CHARLESTON, S.C. (WCBD) – A recently released survey found that just over a quarter of South Carolinians support legalizing to-go alcoholic drinks.
The study, conducted by the Laguna Treatment Hospital, surveyed 3,704 people. The highest proportion of South Carolinians in favor of looser open container laws were between the ages of 25 to 34 years old. Those above age 55 expressed the most heavy opposition.
Prior to the pandemic, places like New Orleans were well-known for relaxed open container laws, which permit restaurants to sell to-go drinks that customers can enjoy while strolling Bourbon Street. When COVID-19 hit, many states temporarily relaxed alcohol laws; some, like Florida, Georgia, and Ohio, permanently adopted the new regulations.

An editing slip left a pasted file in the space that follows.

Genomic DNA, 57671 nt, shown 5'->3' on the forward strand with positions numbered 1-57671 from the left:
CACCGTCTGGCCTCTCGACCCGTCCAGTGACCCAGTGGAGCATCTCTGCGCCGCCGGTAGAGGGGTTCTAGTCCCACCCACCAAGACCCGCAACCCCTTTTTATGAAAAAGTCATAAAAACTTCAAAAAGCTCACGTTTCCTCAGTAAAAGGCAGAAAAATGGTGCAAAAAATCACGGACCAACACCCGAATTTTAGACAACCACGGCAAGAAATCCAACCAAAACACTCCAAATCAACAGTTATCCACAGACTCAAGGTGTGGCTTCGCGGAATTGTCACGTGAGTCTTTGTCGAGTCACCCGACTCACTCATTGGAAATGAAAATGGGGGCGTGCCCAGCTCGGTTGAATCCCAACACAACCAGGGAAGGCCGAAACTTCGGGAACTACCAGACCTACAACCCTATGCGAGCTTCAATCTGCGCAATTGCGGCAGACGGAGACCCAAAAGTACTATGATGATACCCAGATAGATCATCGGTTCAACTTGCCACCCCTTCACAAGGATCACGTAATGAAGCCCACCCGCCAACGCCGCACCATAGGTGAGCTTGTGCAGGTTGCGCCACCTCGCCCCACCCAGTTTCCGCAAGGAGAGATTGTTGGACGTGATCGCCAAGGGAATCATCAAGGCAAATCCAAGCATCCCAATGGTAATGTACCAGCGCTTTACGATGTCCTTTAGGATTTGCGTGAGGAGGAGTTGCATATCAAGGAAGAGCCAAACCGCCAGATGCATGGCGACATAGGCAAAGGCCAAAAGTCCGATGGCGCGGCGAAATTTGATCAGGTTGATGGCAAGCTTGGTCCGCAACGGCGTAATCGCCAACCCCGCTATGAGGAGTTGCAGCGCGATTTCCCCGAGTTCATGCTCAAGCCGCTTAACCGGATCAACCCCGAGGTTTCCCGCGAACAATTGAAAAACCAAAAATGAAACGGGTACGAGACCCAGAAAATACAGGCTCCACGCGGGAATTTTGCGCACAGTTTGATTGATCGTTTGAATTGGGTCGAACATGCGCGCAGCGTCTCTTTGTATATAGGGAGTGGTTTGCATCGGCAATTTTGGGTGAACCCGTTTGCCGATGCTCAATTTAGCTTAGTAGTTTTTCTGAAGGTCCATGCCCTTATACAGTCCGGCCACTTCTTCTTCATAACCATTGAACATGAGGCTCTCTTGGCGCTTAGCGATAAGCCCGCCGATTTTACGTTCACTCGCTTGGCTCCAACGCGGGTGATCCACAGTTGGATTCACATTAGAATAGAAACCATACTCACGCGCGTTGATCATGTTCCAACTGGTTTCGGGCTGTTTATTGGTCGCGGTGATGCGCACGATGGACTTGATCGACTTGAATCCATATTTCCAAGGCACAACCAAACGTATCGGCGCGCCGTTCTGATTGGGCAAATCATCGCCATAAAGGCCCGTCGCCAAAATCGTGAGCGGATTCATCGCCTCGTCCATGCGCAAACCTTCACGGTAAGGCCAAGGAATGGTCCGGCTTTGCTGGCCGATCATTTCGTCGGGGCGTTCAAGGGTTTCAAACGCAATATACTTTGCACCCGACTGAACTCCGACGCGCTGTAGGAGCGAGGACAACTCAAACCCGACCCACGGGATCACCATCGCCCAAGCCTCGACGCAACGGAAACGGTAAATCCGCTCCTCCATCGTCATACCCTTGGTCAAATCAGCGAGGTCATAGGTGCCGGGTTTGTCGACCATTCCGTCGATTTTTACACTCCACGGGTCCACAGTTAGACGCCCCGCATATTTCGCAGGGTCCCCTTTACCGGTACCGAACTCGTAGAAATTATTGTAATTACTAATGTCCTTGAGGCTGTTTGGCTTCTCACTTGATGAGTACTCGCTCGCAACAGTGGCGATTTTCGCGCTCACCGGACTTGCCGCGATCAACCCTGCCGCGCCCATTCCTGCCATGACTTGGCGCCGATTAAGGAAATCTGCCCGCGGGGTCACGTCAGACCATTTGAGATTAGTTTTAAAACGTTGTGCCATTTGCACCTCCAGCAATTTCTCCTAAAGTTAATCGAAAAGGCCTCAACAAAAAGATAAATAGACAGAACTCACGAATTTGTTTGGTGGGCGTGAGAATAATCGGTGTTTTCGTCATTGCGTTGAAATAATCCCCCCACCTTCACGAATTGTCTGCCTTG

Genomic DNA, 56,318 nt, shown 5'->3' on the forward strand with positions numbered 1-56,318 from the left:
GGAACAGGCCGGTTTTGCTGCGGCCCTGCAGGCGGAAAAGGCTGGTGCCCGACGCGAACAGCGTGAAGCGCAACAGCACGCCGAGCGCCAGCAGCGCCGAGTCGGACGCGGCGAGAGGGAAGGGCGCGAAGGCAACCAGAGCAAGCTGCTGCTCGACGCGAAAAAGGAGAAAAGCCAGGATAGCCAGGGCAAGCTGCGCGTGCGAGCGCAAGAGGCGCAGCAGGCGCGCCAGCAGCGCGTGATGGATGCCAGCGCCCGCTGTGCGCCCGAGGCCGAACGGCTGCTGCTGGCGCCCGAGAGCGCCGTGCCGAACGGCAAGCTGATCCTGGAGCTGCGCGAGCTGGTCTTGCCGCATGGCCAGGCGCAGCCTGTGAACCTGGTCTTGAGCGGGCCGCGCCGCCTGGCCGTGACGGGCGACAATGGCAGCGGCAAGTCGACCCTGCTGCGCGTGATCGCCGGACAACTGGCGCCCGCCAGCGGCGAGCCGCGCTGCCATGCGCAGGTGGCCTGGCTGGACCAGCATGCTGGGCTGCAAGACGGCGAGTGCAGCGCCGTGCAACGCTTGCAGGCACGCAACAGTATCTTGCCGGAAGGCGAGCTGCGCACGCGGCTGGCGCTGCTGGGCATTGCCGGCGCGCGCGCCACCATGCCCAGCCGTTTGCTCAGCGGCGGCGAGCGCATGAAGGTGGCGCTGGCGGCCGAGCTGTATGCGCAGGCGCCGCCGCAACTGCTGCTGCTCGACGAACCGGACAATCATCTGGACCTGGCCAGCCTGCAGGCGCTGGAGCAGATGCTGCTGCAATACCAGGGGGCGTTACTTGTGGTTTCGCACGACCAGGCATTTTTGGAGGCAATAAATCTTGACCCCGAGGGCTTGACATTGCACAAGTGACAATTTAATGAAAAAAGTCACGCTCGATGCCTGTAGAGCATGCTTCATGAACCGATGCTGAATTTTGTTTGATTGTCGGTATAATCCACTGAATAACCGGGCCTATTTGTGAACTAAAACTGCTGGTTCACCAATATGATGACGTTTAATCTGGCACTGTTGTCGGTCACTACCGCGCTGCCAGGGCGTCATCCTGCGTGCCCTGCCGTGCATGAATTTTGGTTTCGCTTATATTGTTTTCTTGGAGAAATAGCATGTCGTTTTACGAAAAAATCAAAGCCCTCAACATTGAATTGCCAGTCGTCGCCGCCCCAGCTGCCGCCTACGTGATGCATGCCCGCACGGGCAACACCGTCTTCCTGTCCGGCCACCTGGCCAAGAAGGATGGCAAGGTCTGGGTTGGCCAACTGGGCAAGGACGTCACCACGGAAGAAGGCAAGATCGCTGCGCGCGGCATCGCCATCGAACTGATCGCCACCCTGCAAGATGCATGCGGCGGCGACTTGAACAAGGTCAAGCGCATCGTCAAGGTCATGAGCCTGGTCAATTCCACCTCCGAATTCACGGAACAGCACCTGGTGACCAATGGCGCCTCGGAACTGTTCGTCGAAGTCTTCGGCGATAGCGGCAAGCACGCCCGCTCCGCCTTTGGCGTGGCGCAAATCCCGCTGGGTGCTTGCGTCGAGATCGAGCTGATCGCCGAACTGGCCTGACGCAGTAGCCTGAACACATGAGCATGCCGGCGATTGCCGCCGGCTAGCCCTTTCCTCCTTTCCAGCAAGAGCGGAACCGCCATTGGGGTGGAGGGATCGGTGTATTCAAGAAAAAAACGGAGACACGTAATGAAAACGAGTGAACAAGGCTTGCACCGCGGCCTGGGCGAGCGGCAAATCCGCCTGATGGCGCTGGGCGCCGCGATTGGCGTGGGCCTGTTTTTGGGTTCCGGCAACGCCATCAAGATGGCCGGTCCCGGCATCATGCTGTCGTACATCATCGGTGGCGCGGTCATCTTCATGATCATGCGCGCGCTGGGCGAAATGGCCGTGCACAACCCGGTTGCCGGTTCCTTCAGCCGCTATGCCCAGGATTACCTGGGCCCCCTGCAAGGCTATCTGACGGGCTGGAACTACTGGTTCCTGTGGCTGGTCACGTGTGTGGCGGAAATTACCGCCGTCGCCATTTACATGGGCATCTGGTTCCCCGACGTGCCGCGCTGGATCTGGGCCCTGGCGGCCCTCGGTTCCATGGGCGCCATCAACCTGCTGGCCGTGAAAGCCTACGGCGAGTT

Those in favor cite the economic potential that loosening open container laws would bring, especially for restaurants and bars that have been hard hit by the pandemic.
People opposed to the law worry that it could exacerbate, and even create, health problems. 85% of respondents acknowledged that the biggest disadvantage would be the potential rise in drunk driving.